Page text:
A new computer virus with Persian words in its programming code infected sensitive computers across the Middle East, including Israel, and gathered information on critical national  infrastructure, an Israeli security expert who helped uncover the virus told The Jerusalem Post Wednesday.

The Trojan horse has been dubbed “Mahdi” after the Shi’ite Iranian messiah-like figure, since the programmers appear to have used a key folder with that name and also included a text file named mahdi.txt in the malicious software.

Aviv Raff, deputy chief technology officer at the Petah Tikva-based Seculert company, which discovered the new virus, said that like the earlier Flame virus discovered in Iranian computers, the new Trojan horse could turn on microphones in computers, record in-room conversations, take screenshots and steal file content.

He named the five states with the highest number of infected computers – Afghanistan, Iran, Israel, Saudi Arabia and the UAE – with first Iran, then Israel the most affected.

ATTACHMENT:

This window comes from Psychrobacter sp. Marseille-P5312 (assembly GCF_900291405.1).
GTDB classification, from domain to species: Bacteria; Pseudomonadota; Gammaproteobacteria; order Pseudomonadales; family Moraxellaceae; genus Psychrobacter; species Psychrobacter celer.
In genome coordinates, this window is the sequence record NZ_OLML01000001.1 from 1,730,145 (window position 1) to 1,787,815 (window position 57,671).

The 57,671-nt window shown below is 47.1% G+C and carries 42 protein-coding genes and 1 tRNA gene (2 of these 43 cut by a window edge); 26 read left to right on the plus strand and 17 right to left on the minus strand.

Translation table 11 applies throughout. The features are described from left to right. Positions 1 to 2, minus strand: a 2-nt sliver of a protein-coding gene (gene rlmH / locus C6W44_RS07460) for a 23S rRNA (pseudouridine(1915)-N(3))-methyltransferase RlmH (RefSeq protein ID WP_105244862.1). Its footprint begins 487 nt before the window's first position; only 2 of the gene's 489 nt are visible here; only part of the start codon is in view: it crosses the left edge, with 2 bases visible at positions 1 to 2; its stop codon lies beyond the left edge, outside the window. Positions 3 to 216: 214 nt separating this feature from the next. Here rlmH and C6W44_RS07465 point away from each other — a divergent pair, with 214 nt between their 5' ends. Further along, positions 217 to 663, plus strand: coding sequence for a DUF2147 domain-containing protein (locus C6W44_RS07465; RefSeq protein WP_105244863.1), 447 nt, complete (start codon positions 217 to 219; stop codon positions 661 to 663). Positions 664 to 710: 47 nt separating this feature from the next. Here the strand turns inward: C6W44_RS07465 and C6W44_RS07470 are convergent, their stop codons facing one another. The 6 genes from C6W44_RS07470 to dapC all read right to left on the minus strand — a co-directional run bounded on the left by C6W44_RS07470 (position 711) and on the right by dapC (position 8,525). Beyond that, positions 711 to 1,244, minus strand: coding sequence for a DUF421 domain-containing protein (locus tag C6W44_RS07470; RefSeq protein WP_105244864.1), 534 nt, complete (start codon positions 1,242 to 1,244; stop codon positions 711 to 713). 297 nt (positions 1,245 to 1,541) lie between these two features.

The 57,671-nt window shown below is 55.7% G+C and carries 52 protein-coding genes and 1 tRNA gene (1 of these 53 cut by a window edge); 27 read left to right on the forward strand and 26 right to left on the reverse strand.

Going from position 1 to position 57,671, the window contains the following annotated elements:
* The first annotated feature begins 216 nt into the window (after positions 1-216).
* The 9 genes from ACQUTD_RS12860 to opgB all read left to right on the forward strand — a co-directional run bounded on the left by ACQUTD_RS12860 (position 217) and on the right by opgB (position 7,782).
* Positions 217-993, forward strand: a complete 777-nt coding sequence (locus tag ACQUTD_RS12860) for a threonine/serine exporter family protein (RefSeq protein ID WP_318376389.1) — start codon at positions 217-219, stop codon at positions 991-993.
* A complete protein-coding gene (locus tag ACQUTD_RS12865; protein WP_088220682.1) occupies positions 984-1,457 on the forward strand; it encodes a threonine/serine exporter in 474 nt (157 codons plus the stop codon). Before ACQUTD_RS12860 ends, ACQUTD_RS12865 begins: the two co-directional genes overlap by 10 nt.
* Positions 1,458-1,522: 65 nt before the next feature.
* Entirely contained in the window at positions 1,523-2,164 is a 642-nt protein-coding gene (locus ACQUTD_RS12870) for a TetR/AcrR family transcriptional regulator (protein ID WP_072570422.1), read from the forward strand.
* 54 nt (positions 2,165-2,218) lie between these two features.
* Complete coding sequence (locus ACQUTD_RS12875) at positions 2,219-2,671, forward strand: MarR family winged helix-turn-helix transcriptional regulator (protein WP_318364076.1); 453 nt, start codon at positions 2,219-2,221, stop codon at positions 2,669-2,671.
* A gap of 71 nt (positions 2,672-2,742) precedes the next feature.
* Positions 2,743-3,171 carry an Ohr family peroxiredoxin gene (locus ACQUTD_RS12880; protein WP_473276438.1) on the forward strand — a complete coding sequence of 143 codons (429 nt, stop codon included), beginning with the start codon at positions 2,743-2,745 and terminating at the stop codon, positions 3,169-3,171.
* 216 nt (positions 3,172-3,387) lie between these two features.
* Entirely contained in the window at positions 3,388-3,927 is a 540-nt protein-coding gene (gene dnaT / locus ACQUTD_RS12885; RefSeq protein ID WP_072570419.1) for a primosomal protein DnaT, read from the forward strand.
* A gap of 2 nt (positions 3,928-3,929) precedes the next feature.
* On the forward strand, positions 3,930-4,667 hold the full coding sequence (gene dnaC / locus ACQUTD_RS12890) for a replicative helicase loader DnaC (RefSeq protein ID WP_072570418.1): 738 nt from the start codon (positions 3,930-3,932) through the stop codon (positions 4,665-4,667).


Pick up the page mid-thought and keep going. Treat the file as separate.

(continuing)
“The aim was to create a document containing information [and send it out to a remote user], which was to be used for [an unknown] future mission,” Raff told the Post on Wednesday.

In Israel, as in other countries, computers found to be infected by Mahdi belonged to people working on national infrastructure projects as well as engineering students.

Raff said that while the program code was effective, it was not so complex and was created quickly. “Whoever did this needed to have some kind of financial backup.

It’s a big threat to any state’s security,” he added.

Seculert asked the large Russian Kapersky Lap computer security company to investigate the virus. In a joint press release on Tuesday, Seculert and Kapersky said the Trojan Horse has been operating for the past several months, and had also gathered information on financial bodies and academic institutions.

Reuters contributed to this report.

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